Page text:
6. Dewey Point
7.5 miles, 700 ft average elevation gain
If you’re looking for a winter wonderland, this snowshoe and Nordic ski trail is perfect. You’ll begin at the Yosemite Ski and Snowboard Area, where you can rent both skis and snowshoes, and proceed along Glacier Point Road until you see the signs for trails 14 or 18. The trails are more or less the same in terms of length, though the 14 experiences more gain and loss in elevation and has some steeper parts. The trails join up at the end to take you to Dewey Point. From there you’ll see sweeping views of Yosemite Valley all the way to Half Dome. This is the perfect day trip to the ski area from the valley!
Getting there: Buses depart from the valley twice in the morning and bring you back in the afternoon. You’ll need to take the earliest shuttle (8:30am at the time of this writing) and probably the latest one back. Alternatively, drive to the Yosemite Ski and Snowboard Area, though this may require chains. Might as well take the bus if you’re in the valley – it’s free.
7. Artist Point from Tunnel View
13 miles one way, 4,400 ft elevation gain
Tunnel View is the most photographed vista in Yosemite. If you want to be able to enjoy a similar view without the crowds, park in the Tunnel View parking lot and follow the Pohono Trail until a left-hand turn on to the Old Stagecoach Road. A half-mile thereafter, you will see a clearing with an open view of the valley.
Note: If you stay on the Pohono trail you can hike all the way to Glacier Point, though it is a difficult, 13 mile hike one way. Be sure to bring along spikes and hiking poles if you attempt it.
Getting there: Park at the Tunnel View parking lot
8. Bridalveil Fall
1 mile round-trip, 200 ft elevation gain
This is another super easy hike to a waterfall that tends to have a ring of ice surrounding it in the winter. It can be beautiful and it’s easy. Though like Yosemite Falls, plan to share it with lots of other people.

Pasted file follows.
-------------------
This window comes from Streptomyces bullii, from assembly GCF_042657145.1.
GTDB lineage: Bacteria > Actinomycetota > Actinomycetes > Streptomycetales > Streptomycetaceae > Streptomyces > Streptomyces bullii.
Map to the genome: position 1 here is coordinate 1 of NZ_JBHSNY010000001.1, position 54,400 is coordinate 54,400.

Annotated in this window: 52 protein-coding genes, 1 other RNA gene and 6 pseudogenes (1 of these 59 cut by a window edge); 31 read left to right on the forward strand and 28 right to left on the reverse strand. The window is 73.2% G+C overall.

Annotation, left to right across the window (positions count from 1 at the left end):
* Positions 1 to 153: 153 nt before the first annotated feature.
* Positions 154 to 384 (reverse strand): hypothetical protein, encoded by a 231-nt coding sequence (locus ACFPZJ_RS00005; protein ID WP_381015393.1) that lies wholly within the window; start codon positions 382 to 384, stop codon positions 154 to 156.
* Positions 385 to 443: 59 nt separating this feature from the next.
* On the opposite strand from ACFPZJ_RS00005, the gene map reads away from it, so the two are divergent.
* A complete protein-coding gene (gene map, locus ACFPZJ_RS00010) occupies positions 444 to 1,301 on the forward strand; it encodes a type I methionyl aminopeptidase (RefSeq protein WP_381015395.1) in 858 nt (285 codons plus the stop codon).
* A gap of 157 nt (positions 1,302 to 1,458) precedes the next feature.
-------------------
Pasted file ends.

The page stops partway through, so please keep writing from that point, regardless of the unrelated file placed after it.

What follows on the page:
Getting there: There is a parking lot at the trailhead.
9. The Snow Creek Trail
7.2 miles, 2700 ft elevation gain
Though the switchbacks can be tough, the resulting views of Tenaya Creek Canyon and Half Dome make it worth it. There can be snow on the trail in the winter months, so check conditions with the National Park Service to see if you need snowshoes.
Getting there: Since the Tioga Pass is closed in the winter, the only access point is the Mirror Lake Trail head, shuttle stop number 17.
Those are a few of the best hikes in Yosemite in the winter months. However there’s more than just hiking to enjoy, like ice skating, skiing, and getting to see this gorgeous park covered in snow. For me, it was like adding a bit of extra magic to a childhood memory. For more on where to stay and what to do in Yosemite in the winter, check out my post on Alamo’s Scenic Route.
To do it yourself, I recommend flying into Fresno Yosemite International Airport, picking up an Alamo rental car and driving in via Wawona. It’s the most convenient and easy way to get there since the Tioga Pass is closed in winter. Plus, you’ll be well-positioned if you plan to add on King’s Canyon and Sequoia national parks, as well. For more on where to stay and what to do in Yosemite in the winter, check out my post on Alamo’s Scenic Route blog.
Happy travels in Yosemite! If I’ve missed any hikes here, let me know!
*This post was brought to you in partnership with Alamo Rent A Car. As always, all opinions of magical Yosemite are my own.